Tuesday, August 15, 2006

Chronicle of a Death Foretold (III)

or 'How to aSaaSinate your Business' (part 3) (view part 2) (view part 1)

The BizEye story is fictitious of course, but one that describes a possible scenario, though not likely in its extremity. Allowing the state of affairs to deteriorate to such a low level without management intervening at an earlier stage amounts to gross negligence. Such a company probably would not have achieved the state of prominence that they have in the market.
Still, it is worth looking at the various actions that were taken or neglected to be taken. This article is focused mainly on the technical and operational aspects, but it is worth noting that other bad decisions were taken at BizEye, which made the profitability of an on-demand offering even harder to achieve. They include an over-simplified pricing mechanism and lack of planning with other functions within the organization, such as finance, sales, and customer and professional services.

So, what could have BizEye Technologies done differently to avoid the dilemma that they are facing? Of course, they should have done their homework, better estimate costs and especially, raise the red flag at a much earlier stage. But beyond these obvious observations, there are a number of SaaS- pecific issues they should have tackled early on.

C-Level commitment
The switch to a SaaS model from an on-site perpetual model requires an understanding that it is not simply another delivery mechanism, but rather a paradigm shift. The company needs to align itself to start selling a service, rather than a product. (see Impact on the Organization)
The switch involves every organization within the company, and some departments will clearly push back the initiative. Being a strategic move, it is the CEO's perogative to make sure that the executive staff is on the same page and not just paying lip service. Without a commitment of all C-level and VPs, to work towards a successful implementation, any company will likely experience many of the difficulties that plagued BizEye.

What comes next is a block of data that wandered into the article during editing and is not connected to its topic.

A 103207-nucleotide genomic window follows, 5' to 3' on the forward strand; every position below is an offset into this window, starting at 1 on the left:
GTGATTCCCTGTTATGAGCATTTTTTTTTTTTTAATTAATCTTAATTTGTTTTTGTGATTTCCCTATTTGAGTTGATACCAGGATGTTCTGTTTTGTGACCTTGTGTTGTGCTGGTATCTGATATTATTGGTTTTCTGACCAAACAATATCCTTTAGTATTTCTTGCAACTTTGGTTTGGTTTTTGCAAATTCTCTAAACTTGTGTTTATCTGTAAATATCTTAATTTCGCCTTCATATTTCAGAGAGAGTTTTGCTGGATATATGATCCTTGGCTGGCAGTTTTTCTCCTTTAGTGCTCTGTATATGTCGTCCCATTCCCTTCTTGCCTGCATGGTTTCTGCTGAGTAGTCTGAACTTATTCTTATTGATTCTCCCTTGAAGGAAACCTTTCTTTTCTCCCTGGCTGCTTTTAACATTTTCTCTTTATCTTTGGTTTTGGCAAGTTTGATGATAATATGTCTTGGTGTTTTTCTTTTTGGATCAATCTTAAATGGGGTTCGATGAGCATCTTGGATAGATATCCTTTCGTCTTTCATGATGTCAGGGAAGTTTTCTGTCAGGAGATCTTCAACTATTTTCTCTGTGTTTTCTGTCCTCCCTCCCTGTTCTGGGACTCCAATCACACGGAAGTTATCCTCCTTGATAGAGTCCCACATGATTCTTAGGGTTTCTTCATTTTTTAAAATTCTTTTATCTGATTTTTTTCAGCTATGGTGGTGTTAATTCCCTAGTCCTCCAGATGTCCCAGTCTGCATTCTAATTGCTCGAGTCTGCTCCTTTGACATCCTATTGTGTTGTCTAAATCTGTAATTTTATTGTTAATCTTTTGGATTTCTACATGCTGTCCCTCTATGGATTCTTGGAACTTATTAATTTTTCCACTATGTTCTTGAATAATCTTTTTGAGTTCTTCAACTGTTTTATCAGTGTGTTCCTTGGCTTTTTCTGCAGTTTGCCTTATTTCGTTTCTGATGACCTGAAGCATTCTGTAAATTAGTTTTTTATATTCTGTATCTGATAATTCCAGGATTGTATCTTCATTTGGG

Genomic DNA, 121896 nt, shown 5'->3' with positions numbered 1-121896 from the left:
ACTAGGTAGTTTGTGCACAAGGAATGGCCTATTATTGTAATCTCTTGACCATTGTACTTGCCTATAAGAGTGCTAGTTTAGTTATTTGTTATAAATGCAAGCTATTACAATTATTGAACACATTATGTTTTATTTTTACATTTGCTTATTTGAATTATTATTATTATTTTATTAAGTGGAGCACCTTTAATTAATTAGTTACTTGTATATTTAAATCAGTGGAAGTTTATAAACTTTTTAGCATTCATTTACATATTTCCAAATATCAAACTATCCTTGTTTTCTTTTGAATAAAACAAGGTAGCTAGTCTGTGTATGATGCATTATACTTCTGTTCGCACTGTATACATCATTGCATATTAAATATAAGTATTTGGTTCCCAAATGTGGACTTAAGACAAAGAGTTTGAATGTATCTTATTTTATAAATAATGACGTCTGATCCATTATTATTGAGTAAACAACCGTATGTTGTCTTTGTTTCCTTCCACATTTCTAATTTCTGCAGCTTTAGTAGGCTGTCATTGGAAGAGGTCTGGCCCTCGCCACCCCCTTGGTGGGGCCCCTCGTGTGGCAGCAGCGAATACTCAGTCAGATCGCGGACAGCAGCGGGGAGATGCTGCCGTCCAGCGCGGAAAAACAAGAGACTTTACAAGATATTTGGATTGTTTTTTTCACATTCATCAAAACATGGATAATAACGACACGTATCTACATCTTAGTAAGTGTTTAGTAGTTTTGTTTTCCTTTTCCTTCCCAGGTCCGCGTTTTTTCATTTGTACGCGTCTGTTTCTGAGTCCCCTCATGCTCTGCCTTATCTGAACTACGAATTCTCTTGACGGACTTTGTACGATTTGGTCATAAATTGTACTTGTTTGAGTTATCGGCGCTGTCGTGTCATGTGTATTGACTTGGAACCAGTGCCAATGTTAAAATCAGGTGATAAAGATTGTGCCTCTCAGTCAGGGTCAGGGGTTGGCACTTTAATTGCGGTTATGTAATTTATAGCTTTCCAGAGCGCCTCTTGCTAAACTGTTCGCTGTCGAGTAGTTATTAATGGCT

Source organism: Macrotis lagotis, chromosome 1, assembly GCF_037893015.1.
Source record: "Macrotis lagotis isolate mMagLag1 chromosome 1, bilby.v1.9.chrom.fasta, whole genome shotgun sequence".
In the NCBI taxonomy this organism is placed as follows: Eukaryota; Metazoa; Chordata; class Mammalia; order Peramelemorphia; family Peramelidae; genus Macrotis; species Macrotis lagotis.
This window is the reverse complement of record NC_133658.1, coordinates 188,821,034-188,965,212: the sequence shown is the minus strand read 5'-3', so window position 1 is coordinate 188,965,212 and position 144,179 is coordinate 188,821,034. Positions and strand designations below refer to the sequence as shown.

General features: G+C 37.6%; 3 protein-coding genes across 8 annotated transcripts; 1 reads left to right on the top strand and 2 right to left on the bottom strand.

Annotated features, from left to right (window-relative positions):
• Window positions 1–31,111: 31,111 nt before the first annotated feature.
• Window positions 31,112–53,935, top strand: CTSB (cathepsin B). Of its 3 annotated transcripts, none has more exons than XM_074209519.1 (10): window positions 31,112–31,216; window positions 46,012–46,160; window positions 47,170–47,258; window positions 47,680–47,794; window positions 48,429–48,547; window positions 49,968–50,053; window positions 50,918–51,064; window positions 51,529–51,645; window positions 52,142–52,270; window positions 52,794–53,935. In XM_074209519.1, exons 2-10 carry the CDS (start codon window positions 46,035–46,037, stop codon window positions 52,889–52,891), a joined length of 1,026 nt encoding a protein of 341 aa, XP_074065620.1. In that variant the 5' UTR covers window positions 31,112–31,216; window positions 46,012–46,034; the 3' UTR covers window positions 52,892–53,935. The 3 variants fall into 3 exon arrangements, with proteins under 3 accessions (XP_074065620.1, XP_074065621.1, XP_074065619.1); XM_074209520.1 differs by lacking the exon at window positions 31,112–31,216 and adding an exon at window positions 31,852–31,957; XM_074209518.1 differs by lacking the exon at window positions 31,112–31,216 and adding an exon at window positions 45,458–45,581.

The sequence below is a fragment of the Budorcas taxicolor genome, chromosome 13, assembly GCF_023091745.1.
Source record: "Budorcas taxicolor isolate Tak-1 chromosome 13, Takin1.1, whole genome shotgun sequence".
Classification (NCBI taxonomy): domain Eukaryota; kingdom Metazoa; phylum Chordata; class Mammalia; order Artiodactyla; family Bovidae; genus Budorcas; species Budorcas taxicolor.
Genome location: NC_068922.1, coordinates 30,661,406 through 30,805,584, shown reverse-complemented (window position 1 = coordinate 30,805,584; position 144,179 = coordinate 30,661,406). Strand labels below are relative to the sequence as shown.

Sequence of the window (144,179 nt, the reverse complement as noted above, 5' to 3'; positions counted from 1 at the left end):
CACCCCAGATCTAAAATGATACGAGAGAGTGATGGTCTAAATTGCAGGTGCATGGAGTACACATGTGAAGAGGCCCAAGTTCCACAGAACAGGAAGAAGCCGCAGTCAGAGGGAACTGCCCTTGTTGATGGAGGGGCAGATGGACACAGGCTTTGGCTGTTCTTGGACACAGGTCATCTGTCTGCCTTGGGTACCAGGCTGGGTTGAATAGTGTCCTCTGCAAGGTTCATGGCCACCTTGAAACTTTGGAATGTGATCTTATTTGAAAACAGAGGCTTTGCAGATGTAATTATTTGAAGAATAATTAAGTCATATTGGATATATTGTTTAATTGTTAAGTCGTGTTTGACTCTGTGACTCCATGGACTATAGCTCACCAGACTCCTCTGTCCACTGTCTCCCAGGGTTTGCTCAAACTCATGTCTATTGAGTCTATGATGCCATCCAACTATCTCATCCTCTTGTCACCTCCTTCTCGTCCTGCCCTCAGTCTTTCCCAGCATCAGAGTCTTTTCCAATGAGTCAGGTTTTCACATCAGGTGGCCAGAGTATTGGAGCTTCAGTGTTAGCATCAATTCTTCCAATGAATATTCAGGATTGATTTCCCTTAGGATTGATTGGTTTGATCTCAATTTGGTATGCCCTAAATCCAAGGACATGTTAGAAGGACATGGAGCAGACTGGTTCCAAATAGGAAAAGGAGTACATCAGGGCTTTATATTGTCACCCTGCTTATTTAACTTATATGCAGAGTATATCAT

A Pilot is just that
A pilot project is a inherent step in the process, unless the company is a pure SaaS player. This proof of concept should not cloud the minds of the SaaS champions. It must be limited in time and scope and have a sunset strategy. The pilot would be a very good time to test the concept, learn of the problems, processes and solutions and feed back into product marketing and R&D. These latter two should already have personnel dedicated to the next phase of a hosted offering, whether it is built into the product or integrated with existing application management solutions.

Think Big
Plan in advance a solution that will allow for incrementally scaling up of very large numbers, as that is the end goal of a SaaS offering. This does not necessarily mean large upfront investments, but it does mean having a path in mind that will not necessitate changes in the future of architecture, process or hosting solution. Nine times out of ten, the architecture and planning are geared for a 'proof of concept', with the champions saying that these problems are "good problems" that we will be happy to deal with, when they happen. By the time that happens they are not "good problems" any more, rather they may end up killing the business.

Technology and Automation
Since staffing is still the most expensive line item on your budget, incorporate technology and automation in every aspect of the operation. This includes automating processes like customer on-boarding and provisioning, delegated authority for every administrative activity, self configuration, automated billing, self healing infrastructure to mention but a few.

Bottom line: Economies of scale will prove very profitable when and if the business grows at an exponential rate of the staffing growth.

Automation and Delegation are a subject of a separate article that I will post in the future. Beyond all that has been written above, these are the crucial components that can make or break a SaaS business.

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